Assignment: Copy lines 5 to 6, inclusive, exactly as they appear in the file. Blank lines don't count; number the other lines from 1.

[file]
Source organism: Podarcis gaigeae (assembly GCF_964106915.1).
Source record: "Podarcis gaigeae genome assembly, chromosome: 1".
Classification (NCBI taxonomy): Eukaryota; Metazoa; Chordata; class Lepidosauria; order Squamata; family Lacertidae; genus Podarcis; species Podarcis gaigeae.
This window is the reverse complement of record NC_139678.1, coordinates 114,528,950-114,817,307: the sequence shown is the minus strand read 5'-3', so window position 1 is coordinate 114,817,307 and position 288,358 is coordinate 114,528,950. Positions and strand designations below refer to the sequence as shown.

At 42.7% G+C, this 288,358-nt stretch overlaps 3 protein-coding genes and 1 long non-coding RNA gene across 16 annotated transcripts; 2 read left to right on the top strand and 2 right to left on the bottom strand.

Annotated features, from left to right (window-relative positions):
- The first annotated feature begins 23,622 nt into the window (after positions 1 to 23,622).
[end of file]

At 42.7% G+C, this 288,358-nt stretch overlaps 3 protein-coding genes and 1 long non-coding RNA gene across 16 annotated transcripts; 2 read left to right on the top strand and 2 right to left on the bottom strand.

Annotated features, from left to right (window-relative positions):